The day we shared socks…
Today, something momentous happened.
Let me explain.
I had to go shopping for some new clothes for my eldest today, because I noticed this weekend that he had grown like Hulk and was literally busting out of his stuff. He must have grown about 2 inches taller over Christmas alone and his jeans unintentionally looked like hipster ankle grazers. Not cool when you’re 8, almost 9, apparently and he isn’t able to grow the signature hipster beard just yet.
Anyhow, I went into H&M, threw a load of stuff into a basket and went off to pay. I then remembered that both me and Luke needed new socks. Just black ankle socks, nothing fancy. I rummaged through the sock bin and found a pack of 8 black ankle socks, size 1.5 to 3.5. “That’ll do nicely”, I thought. I then went to look for some for myself but in the process of walking to the checkout I got distracted by the sale rack (oops! I promise I didn’t buy anything*…ahem *bullshit) and forgot all about my own new socks.
Once I got home, I sorted out Luke’s clothes drawers. I took out all the trousers and tops that were too small, which revealed his ankles and belly, and replaced them with the new ones. Age 10-11 in most instances. Age 10-11?! He was only born a couple of years ago dammit!
(No, he wasn’t Gemma, he was born in 2008, that’s verging on 10 years ago love).
And that’s when it hit me, like a poo falling and hitting the water in a toilet. You have been a mum for almost a decade. 10 bloody years!
(And yet I still don’t know what the sodding hell I’m doing!)
I then looked at the socks I just bought for him and noticed the size of them. They were enormous! It then dawned on me that we could now do the unthinkable. We can share socks. He has got that big that we can now divide a pack of socks up between us and share them. It’s just utter madness.
I know it’s a cliche, but time really has flown, though it didn’t feel like it when he was a newborn. I remember those early days with Luke all too vividly – forever etched in my brain. Some days I couldn’t get dressed because I was so overwhelmed. The thought of leaving him in his cot just to shower stressed me out. I was adamant I should try and feed him myself, but this meant the entire burden of keeping this little dude alive was entirely on me for 6 months, and when it was pointed out to me that he was ‘quite small and skinny’ I took it really personally and blamed myself. He hardly slept and I was exhausted (Sidenote – this kid didn’t sleep through the night until he was 19 months old. 19 months of broken sleep!) and yet, through all that baby chaos and stress, you still look back on it and wish you were back there in an odd way. Well, I do anyway. As tough as the baby years were, I do miss my cuddles with little baby Luke, when everything was so new and we were finding our way together (and he didn’t answer me back). I also can’t believe where all those years in between then have gone. Those first smiles, rolling over for the first time, crawling, going off to pre-school, their first party invite, their first sports day, starting ‘big school’, their first fall without you there to pick them up and hug it better, their first school disco, the first time they say “you’re the worst mum ever!”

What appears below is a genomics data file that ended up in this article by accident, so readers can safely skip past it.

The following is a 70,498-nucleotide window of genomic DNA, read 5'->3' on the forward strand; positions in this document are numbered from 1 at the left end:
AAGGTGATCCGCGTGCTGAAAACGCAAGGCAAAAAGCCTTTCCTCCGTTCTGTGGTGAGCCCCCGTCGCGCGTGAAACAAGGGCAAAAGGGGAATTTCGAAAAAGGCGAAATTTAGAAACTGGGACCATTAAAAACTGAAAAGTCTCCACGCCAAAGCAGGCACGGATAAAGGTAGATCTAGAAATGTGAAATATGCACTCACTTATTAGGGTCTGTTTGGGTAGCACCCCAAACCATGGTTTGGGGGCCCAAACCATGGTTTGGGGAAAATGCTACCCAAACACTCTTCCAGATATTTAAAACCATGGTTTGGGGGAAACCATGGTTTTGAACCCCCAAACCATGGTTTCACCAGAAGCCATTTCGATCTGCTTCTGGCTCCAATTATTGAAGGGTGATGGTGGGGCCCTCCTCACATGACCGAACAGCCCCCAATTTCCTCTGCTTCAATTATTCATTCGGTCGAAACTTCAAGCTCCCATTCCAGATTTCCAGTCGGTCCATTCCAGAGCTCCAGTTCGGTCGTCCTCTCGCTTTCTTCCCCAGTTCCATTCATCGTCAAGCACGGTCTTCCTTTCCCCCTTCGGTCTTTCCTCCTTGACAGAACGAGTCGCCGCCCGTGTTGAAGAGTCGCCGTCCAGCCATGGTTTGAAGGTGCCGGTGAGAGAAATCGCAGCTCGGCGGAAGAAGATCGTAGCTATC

The list of firsts grows ever longer.
He’s 8 now, almost 9, and I am fast realising that this is a very difficult transitional age for a kid (and parents!). They act grown up one moment, full of compassion, understanding, very articulate and reasonable and then in the next moment, bam! Teenoddler mode is initiated. Yup, you read that right, Teenoddler. It’s half teen, half toddler. It’s one of the most terrifying things I have witnessed as a parent thus far (I know there are more terrifying things to come but so far, this is the worst). Screaming, crying, insults, hysteria, anger, punching things, name calling, you name it, it happens during a Teenoddler tantrum. Most of our meltdowns are due to homework at the moment, it’s a constant battleground. Don’t get me wrong, Luke is doing fine at school and is VERY eager to please his teacher, but at home? Pah! Not a chance. I even mention homework and I end up with Kevin the teenager on my hands…
“This is so unfair! I hate you!”
It’s frightening how quick they change once they start school. I keep going into panic mode that he only has 2 years left at Primary school. That’s 2 more Christmases, 3 more sports days, 2 more ‘carefree’ summer holidays. When I say it like that, it fills me with dread. I don’t think I am ready for those teenage years if I can’t cope with the stroppy, almost 9 year old, phase. I foresee lots of gadget bans and pocket money deductions…
I am sure once we hit those teenage years I will look back on those chaos filled baby days even more fondly. I have deluded ideas of being a ‘cool mum’ who has a wonderful relationship with her teenage son, but the way things are going, the silent strops, the Teenoddler tantrums where he’s walking off into school without saying goodbye to me that we often have nowadays, I honestly worry that this won’t be the case. We try our best as parents don’t we. But sadly there is no guidebook, nobody to tell us we are doing it right (but there are plenty of people out there on the world wide web who are all too happy to tell you when you’re doing things wrong).
…but we wouldn’t change it for the world.
There will come a day pretty soon that we won’t be able to share socks again, because he will have grown too big and his socks will swamp my little feet. I just hope I have done a good job by then and I’ve got my cuddly boy back.